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A silicon–carbonyl complex stable at room temperature


Main-group-element compounds with energetically high-lying donor and low-lying acceptor orbitals are able to mimic chemical bonding motifs and reactivity patterns known in transition metal chemistry, including small-molecule activation and catalytic reactions. Monovalent group 13 compounds and divalent group 14 compounds, particularly silylenes, have been shown to be excellent candidates for this purpose. However, one of the most common reactions of transition metal complexes, the direct reaction with carbon monoxide and formation of room-temperature isolable carbonyl complexes, is virtually unknown in main-group-element chemistry. Here, we show the synthesis, single-crystal X-ray structure, and density functional theory computations of a room-temperature-stable silylene carbonyl complex [L(Br)Ga]2Si:–CO (L = HC[C(Me)N(2,6-iPr2-C6H3)]2), which was obtained by direct carbonylation of the electron-rich silylene intermediate [L(Br)Ga]2Si:. Furthermore, [L(Br)Ga]2Si:–CO reacts with H2 and PBr3 with bond activation, whereas the reaction with cyclohexyl isocyanide proceeds with CO substitution.

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Fig. 1: A selection of Si and Ge compounds formed in reactions of silylenes and germylene with CO.
Fig. 2: Synthesis of compounds 1–6 and exemplary reactions of 5.
Fig. 3: Molecular structures of compounds 3–6 as derived from single-crystal X-ray crystallography.
Fig. 4: Thermochemical comparisons.

Data availability

All data generated or analysed during this study are included in this Article (and its Supplementary Information). The structures of 16 in the solid state were determined by single-crystal X-ray diffraction and the crystallographic data have been deposited with the Cambridge Crystallographic Data Centre under nos. CCDC 1943186 (1), 1943187 (2), 1943188 (3), 1943189 (4), 1943190 (5) and 1967024 (6). Copies of the data can be obtained free of charge on application to CCDC.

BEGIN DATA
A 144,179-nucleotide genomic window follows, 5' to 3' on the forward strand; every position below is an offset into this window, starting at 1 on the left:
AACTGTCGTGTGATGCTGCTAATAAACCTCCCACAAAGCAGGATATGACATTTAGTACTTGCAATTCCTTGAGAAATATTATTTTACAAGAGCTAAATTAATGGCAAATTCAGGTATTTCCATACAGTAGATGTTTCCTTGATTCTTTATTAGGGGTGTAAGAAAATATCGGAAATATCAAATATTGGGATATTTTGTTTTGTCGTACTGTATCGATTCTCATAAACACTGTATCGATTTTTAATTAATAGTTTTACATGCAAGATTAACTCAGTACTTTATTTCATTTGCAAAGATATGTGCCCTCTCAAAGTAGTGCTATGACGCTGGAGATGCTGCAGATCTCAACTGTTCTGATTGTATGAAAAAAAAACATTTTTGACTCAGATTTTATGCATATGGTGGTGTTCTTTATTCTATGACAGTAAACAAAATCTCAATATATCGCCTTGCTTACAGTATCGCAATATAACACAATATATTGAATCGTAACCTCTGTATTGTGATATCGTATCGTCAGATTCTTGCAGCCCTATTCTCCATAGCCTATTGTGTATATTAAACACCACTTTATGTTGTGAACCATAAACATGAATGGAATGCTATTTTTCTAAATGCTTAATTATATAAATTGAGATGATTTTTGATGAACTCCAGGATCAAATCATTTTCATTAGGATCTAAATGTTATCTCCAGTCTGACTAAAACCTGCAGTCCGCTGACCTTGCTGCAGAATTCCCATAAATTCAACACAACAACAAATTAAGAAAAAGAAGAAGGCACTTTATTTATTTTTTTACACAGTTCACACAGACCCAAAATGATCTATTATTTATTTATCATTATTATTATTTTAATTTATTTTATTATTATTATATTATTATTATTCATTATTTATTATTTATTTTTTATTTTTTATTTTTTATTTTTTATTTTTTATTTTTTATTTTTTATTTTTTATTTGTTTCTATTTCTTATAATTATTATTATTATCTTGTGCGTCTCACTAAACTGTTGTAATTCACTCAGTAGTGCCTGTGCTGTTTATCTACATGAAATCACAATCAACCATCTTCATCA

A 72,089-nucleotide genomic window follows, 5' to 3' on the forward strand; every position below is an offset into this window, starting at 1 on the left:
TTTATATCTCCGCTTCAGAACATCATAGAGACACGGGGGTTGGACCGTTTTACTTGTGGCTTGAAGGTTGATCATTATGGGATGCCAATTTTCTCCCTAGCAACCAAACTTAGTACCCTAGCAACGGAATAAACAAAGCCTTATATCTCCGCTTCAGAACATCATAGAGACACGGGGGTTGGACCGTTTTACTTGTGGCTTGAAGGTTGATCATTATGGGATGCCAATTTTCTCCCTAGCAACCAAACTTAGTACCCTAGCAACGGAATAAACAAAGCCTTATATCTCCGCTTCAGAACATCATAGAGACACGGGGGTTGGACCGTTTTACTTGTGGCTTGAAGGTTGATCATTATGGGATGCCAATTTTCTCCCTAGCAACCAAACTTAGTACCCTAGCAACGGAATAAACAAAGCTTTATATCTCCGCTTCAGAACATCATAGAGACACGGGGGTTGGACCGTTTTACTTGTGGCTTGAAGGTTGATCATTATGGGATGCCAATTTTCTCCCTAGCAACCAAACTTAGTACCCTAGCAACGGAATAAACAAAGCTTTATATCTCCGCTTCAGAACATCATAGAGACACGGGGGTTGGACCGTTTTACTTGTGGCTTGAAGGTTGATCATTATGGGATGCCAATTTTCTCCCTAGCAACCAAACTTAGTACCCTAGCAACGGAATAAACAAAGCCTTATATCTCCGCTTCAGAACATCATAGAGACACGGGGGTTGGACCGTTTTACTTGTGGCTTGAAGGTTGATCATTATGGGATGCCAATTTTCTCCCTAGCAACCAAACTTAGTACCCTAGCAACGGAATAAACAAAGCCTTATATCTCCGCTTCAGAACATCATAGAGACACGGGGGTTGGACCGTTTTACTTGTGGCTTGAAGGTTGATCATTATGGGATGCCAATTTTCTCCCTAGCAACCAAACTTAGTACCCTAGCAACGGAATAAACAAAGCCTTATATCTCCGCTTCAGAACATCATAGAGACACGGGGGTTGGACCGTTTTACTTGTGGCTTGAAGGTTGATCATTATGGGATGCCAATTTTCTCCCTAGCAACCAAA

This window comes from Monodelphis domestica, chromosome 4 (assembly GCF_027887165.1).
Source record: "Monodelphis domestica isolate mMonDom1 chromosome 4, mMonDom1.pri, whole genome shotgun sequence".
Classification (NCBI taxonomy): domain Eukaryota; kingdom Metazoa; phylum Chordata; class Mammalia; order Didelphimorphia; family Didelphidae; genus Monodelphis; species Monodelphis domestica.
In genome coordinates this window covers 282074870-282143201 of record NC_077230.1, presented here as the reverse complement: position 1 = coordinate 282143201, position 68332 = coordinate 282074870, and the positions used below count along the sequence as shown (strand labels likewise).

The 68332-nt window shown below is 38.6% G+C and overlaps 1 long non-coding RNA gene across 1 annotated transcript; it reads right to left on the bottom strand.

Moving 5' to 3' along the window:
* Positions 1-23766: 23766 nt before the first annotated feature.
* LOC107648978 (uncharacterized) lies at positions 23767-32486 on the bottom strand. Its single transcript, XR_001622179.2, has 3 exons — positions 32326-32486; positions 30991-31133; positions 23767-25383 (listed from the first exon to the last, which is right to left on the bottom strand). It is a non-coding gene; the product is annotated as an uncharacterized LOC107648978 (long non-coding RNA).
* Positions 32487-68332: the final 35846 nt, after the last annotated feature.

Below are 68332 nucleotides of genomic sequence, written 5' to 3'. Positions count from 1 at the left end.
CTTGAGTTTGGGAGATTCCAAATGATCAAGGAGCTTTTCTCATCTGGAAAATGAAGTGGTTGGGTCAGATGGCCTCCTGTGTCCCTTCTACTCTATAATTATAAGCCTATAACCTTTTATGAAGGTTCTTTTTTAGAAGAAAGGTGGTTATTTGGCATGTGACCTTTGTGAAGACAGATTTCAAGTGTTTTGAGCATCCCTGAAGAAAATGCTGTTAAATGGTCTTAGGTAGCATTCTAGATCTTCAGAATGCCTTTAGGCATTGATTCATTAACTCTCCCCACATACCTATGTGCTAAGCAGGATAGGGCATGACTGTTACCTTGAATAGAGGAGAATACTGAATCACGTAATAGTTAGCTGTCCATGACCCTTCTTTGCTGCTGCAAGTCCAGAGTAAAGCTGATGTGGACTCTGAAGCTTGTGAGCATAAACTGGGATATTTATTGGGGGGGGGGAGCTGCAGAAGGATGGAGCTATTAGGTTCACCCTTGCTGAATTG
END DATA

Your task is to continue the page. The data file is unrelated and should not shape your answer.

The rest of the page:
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This work was supported by the University of Duisburg–Essen and the Alexander-von-Humboldt Foundation (a scholarship to L.S.). We thank the Deutsche Forschungsgemeinschaft for partial support within the Priority Program SPP 1807 (control of London dispersion interactions in molecular chemistry) and T. Benter and H. Kersten for mass spectroscopy measurements.

Author information




C.G., S.S. and P.R.S. conceived the experiments. S.S. and P.R.S. supervised the study. C.G. and J.S. performed the synthetic studies, C.W. the single-crystal X-ray diffraction studies, and L.S. the computational experiments. C.G., S.S. and P.R.S. wrote the manuscript, with input from all authors. All authors analysed the results and commented on the manuscript.

Corresponding authors

Correspondence to Peter R. Schreiner or Stephan Schulz.

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The authors declare no competing interests.

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Supplementary information

Supplementary Information

Experimental details including methods, synthetic procedures, characterization data (NMR, IR, UV–vis spectra), crystallographic details and computational details.

Crystallographic data

CIF for compound 1; CCDC reference 1943186

Crystallographic data

CIF for compound 2; CCDC reference 1943187

Crystallographic data

CIF for compound 3; CCDC reference 1943188

Crystallographic data

CIF for compound 4; CCDC reference 1943189

Crystallographic data

CIF for compound 5; CCDC reference 1943190

Crystallographic data

CIF for compound 6; CCDC reference 1967024

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Ganesamoorthy, C., Schoening, J., Wölper, C. et al. A silicon–carbonyl complex stable at room temperature. Nat. Chem. 12, 608–614 (2020).

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